Balanced Score for the Balanced Scorecard: a Benchmarking Tool

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BIJ 15,4

Balanced score for the balanced scorecard: a benchmarking tool M. Punniyamoorthy
Faculty of Production and Operations and Finance, Department of Management Studies, National Institute of Technology, Tiruchirappalli, India, and

420

R. Murali
Faculty of Human Resources and Finance, Department of Management Studies, National Institute of Technology, Tiruchirappalli, India Abstract
Purpose – The purpose of this paper is to create a model called “Balanced score for the balanced score card” and to provide an objective benchmarking indicator for evaluating the achievement of the strategic goals of the company. Design/methodology/approach – The paper uses the concepts of “Balanced scorecard” proposed by Robert. S. Kaplan and David P. Norton. This paper also adopts the model given by Brown P.A. and Gibson D.F. and the extension to the model provided by P.V. Raghavan and M. Punniyamoorthy. Preference theory is used to calculate the relative weightage for each factor, using the process of pair wise comparison. The balanced score for balanced scorecard provides a single value by taking into account all the essential objective and subjective factors – be it financial or non-financial. It also provides a suitable weightages for those parameters. The target performance and the actual performance are compared and the analysis is made. Findings – Information from a leading organization was obtained and the balanced score for a balance scorecard was calculated for that organization. The variations were analyzed through this model. The depth and objectivity in the analysis is highlighted. Research limitations/implications – This provides a single bench marking measure to evaluate how far the firm had been successful in achieving the strategies. The paper has adopted the preference theory which limits the weightage to be accorded to the factors concerned. However, further refinement can be provided by the usage of analytic hierarchy process for arriving suitable weightages. Practical implications – The organization can calculate the balanced score by themselves, by assigning appropriate importance to the activities – as they deem fit. It is a tailor made benchmarking information system created by the firm for itself. Originality/value – This is of value to the top management to identify the important activities and setting suitable target measures to be achieved in those activities. The variations are arrived by comparing the targeted performance with the actual. This will help the firm to take suitable actions under those parameters where there are significant deviations. Keywords Balanced scorecard, Benchmarking, Corporate strategy, Analytical hierarchy process Paper type Research paper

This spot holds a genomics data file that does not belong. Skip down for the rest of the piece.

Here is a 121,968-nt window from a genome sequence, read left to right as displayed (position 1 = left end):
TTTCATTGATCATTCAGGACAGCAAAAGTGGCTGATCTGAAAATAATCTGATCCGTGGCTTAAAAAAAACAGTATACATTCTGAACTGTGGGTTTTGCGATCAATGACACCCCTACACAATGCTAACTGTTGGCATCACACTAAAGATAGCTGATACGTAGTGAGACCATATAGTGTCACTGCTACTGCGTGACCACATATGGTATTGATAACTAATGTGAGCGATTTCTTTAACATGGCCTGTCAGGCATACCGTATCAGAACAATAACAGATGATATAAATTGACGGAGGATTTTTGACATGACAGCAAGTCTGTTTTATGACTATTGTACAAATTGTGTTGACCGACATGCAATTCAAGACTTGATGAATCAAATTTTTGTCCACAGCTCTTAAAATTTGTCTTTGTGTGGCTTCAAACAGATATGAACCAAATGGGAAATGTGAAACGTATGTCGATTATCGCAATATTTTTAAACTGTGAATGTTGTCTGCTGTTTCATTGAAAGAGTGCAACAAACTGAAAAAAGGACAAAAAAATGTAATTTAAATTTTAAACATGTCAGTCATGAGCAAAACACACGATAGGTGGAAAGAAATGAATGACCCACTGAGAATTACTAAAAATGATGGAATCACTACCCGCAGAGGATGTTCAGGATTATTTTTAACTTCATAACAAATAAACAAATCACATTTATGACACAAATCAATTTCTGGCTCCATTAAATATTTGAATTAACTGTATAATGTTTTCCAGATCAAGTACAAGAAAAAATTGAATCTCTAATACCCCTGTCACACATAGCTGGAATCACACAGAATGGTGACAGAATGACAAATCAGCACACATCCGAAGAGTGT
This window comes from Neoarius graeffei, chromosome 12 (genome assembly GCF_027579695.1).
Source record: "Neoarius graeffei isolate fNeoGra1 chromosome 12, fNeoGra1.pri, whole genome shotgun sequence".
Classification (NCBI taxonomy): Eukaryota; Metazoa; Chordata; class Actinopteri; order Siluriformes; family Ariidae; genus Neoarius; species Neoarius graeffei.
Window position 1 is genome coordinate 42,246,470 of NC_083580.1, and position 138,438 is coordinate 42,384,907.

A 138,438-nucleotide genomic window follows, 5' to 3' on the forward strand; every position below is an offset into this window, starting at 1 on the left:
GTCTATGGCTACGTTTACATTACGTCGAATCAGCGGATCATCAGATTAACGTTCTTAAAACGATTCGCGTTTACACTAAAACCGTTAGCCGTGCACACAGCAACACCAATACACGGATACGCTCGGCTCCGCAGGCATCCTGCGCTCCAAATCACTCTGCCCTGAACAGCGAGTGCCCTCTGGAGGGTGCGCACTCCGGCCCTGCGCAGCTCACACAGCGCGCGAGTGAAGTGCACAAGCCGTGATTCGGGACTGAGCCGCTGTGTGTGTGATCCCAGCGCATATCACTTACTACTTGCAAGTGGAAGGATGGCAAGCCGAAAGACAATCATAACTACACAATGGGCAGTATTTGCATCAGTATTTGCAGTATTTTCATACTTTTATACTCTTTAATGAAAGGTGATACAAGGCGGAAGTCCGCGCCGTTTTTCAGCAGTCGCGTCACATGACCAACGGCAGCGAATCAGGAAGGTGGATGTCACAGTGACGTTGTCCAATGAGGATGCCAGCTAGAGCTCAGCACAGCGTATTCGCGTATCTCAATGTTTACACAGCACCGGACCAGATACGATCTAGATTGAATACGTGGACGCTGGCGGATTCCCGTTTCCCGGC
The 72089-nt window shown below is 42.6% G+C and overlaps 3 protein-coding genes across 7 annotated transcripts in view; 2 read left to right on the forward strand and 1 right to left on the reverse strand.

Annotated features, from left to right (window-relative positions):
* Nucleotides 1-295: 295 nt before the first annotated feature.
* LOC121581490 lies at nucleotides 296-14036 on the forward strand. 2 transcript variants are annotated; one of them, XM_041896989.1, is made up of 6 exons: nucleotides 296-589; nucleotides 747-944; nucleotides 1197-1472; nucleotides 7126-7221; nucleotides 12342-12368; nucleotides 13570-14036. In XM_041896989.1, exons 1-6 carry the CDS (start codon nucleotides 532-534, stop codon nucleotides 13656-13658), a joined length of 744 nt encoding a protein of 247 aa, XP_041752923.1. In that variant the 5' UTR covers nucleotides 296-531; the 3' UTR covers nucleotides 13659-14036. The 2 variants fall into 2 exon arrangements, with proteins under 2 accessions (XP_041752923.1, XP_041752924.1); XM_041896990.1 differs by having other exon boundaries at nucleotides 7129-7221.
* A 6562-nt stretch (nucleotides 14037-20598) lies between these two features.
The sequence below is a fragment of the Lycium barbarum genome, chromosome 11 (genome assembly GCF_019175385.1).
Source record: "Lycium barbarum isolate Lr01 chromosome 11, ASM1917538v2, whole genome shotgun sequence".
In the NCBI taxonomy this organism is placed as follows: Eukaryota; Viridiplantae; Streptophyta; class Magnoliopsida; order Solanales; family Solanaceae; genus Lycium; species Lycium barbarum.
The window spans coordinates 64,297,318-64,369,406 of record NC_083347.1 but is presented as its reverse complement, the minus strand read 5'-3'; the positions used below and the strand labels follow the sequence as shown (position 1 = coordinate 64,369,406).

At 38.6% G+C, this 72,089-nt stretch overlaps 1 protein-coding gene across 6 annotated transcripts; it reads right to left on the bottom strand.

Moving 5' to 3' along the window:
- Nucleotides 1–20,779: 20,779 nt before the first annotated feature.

Benchmarking: An International Journal Vol. 15 No. 4, 2008 pp. 420-443 q Emerald Group Publishing Limited 1463-5771 DOI 10.1108/14635770810887230

Introduction Businesses houses are continuously striving to be successful amidst the increasingly competitive and constantly changing environments. To achieve that, they must be willing to adopt any processes and accept any benchmarking standards which would help them in not only doing things right but also in doing the right thing.

The bench mark so accepted should be a: . reference or measurement standard for comparison; . performance measurement that is the standard of excellence for a specific business; and . measurable, best-in-class achievement (“On what is a benchmark?”, available at: http://retailindustry.about.com/library/terms/b/bld_benchmark.htm). Competition has become so intense that managers do have less time to respond to market situation. Efficiency in operations and profitability are the key words in driving the organizations today to remain competitive. The rapid technological developments and improvements in communication have forced the manager to deal with a large...
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